Flaky, buttery, short, and golden brown– pie dough can be the thing that turns a pie from simply a good dessert to truly a great masterpiece. But dough seem to be the most intimidating process for many home bakers. Whenever I teach a class, or give a demo, there are always a multitude of questions about the ingredients, the process, and hints for making that pile of flour into a delicious dough. Undoubtedly, there are more than a few home bakers that will raise their hands, and timidly state, “I have made a pie before, but I just buy the pre-rolled, frozen crusts. Dough scares me.” I understand, but that’s such a shame. If you’ve gone through the trouble of making a filling, don’t you want to make the dough as well?
So I knew that I wanted to pay special care to the chapter on pie dough when I wrote my book. Dough does not have to be scary; the rolling pin is your friend. With a bit of practice, just a bit, you will be rolling out pie dough like a pro. I swear. While I can’t leap out of the computer screen, and climb into each and every one of your kitchens, I’ve decided to give pictorial example of each step, along with some helpful hints. (That’s the next best thing, right?) The recipe I tell my beginning students to start with is my recipe for Standard Pie Dough. I’ve used it elsewhere on this site, but the recipe is at the bottom of this post as well.
Let’s begin, shall we?
The first thing to do is aerate your dry ingredients (flour, sugar, and salt), with either a whisk, or you could sift them all together. You want your dough flaky and light, and one way to ensure this is to mix them well, and to incorporate air.
Next you incorporate fats, in this case shortening and butter. I know that some cooks would never use anything as pedestrian as vegetable shortening. Well, in this case, I do– butter for flavor, and shortening to ensure flakiness in the finished product. For beginning bakers, I find cold shortening more pliable, more lenient, and a bit easier to work with than all butter. The fat is cut into 1/2 inch chunks, and tossed in the dry ingredients. Then you want to work the fat into the flour mixture, always with your hands. Some cooks swear by a mixer, or food processor; I swear by your hands. In the finished crust, melted fat is what creates the flakes. You want some disparity in the size of fat pockets in the dough. That is most easily achieved by blending the fats with your hands. A machine works too quickly; it is too mechanized. You want an end result where the mixture that looks nubby, like gravel.
Next you add the ice water. If I haven’t said this enough, everything must be cold. This step is one of the most frustrating for beginners, because rarely will the amount of water added be the same. The ratio changes due to external temperature, humidity, the size of the fat chunks that were added, etc. It’s usually between 6-10 tablespoons though, and not less than than 3. Water should be added a little at time. You don’t have to be gentle. In fact, you want to be working as quickly possible, handling the dough very little at this point. You don’t want to knead the dough, as much as pat it into a mass. Still with me?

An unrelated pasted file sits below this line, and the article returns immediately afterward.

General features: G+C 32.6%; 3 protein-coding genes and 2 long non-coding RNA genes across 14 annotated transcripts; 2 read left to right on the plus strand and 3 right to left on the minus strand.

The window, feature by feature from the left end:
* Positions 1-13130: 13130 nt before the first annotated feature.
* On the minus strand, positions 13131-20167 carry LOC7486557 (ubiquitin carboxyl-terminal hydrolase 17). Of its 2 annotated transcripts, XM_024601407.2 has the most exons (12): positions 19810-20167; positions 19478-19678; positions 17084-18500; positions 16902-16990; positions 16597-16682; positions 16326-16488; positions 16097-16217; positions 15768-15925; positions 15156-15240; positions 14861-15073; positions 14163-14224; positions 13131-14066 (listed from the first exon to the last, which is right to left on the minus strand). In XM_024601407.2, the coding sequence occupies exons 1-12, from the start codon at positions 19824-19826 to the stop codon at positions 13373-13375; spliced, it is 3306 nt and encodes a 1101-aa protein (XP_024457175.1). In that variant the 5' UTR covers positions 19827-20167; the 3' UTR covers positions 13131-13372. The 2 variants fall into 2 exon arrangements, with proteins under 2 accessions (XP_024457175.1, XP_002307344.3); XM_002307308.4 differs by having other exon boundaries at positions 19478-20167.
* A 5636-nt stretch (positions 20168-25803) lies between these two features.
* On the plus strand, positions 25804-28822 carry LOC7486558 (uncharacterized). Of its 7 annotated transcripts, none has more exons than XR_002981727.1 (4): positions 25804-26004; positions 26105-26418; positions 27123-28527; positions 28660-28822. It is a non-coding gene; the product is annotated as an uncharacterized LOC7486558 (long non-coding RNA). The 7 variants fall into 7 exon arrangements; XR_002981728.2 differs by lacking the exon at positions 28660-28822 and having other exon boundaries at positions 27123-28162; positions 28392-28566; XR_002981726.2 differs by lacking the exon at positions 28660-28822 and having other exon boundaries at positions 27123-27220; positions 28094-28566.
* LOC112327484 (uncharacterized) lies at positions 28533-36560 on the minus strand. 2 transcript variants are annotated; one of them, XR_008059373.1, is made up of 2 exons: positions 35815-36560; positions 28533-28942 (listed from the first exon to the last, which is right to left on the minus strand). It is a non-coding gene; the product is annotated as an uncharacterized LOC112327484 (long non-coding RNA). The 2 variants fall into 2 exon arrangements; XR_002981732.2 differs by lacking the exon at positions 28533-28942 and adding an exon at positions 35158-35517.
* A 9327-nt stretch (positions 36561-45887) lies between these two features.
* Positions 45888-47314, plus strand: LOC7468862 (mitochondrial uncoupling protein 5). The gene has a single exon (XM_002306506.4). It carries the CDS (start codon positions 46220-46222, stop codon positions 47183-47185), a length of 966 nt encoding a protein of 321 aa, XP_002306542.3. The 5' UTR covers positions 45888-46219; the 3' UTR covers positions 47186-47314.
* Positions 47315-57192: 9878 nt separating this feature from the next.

How do you know when you’ve added enough water? See how the dough is cleaning the sides of the bowl. See how it now is more of a mass, than just a bowl of ingredients. Those are good signs. The dough should not be as sticky. Maybe you heard a little squish sound as you were bringing the dough together. Those are all good signs. I have found that it’s better to add a bit too much water than too little when making dough. Having a dough that’s too dry will be difficult to roll out, it will tear and be sticky. When a dough is wet, you will only need to make sure your rolling surface is well-floured.
Last step is to separate into rounds, press the dough together, and wrap in plastic. Then you need to let rest in the fridge. This is an important step. You’ve played with the dough for awhile; it’s important to let the gluten in the flour relax before rolling it out. This will also contribute to a short and flaky dough. The dough needs to rest for a minimum of 1 hour, but will last in the fridge for 2 days. It can also be frozen for up to one month. Just defrost it in the fridge before use.
Got it? Get baking!
Standard Pie Dough
from United States of Pie
2 cups all purpose flour
2 tablespoons sugar
1 teaspoon Kosher salt
6 tablespoons unsalted butter, chilled and cut into ½ inch cubes
6 tablespoons vegetable shortening, chilled and cut into ½ inch cubes
6-10 tablespoons ice water
Makes enough for one 9-inch double-crusted pie, or two 9-inch pie shells.
In a large bowl whisk together the flour, sugar, and salt until well blended and free of lumps. Add the butter and the shortening to the flour mixture and toss gently to coat. With your fingertips, blend until the mixture resembles a coarse meal. Work the fats into the flour, rubbing the larger pieces of butter and shortening between your fingers until the mixture resembles gravel.
Sprinkle on the water, one tablespoon at a time, starting with 3 tablespoons, then gradually adding more water if needed. Blend with your fingertips, as little as possible, pulling the meal together and creating a dough. The dough will become less sticky, and more of a mass when enough water has been added. Finally, knead minimally in the bowl to make sure the dough has just enough moisture.
Separate the dough in half. (One mound of dough should weigh approximately 10½ ounces.) Place each half on a sheet of plastic wrap and seal. Gently form into a disk, roughly ¾ inch tall. Place the wrapped dough in the refrigerator for at least one hour or up to two days before rolling out. Dough can be frozen for up to 1 month, and defrosted in the refrigerator before using.